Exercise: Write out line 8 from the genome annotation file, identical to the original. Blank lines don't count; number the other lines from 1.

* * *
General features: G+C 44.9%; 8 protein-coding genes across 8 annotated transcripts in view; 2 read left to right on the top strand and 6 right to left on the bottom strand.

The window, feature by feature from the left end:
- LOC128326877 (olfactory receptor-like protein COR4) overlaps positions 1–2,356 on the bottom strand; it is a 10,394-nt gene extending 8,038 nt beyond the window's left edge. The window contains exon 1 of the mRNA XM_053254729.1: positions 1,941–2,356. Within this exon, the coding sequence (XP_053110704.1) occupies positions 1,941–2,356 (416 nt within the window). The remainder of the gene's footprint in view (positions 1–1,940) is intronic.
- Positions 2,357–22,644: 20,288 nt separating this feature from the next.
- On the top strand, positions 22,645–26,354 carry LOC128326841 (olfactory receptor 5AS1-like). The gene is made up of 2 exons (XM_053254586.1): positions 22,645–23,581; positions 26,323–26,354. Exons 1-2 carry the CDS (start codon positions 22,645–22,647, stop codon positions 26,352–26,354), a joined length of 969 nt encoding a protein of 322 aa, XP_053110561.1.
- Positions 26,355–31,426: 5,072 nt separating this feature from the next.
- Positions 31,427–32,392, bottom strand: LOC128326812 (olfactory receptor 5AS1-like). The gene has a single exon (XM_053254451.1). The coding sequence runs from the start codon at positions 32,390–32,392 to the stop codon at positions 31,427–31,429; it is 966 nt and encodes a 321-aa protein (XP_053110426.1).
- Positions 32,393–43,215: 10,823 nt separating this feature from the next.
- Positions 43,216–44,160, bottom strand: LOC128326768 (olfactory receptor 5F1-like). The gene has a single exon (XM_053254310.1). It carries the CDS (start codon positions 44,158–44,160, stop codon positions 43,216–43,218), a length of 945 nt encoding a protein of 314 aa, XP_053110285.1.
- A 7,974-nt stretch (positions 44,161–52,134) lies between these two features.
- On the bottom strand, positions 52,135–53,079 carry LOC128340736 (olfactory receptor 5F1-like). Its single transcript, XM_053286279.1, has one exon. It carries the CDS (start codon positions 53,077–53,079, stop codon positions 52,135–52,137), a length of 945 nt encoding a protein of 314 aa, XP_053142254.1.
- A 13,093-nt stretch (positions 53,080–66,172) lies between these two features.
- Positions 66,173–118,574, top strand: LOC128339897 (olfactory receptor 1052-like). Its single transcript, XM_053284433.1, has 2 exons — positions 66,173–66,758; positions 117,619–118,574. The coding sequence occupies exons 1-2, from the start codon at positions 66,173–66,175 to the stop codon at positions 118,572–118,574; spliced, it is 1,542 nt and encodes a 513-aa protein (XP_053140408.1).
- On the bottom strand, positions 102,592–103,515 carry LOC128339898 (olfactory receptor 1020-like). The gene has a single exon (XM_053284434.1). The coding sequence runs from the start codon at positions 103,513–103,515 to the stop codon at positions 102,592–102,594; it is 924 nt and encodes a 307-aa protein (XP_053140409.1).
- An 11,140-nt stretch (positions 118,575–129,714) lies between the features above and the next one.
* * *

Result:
- Positions 32,393–43,215: 10,823 nt separating this feature from the next.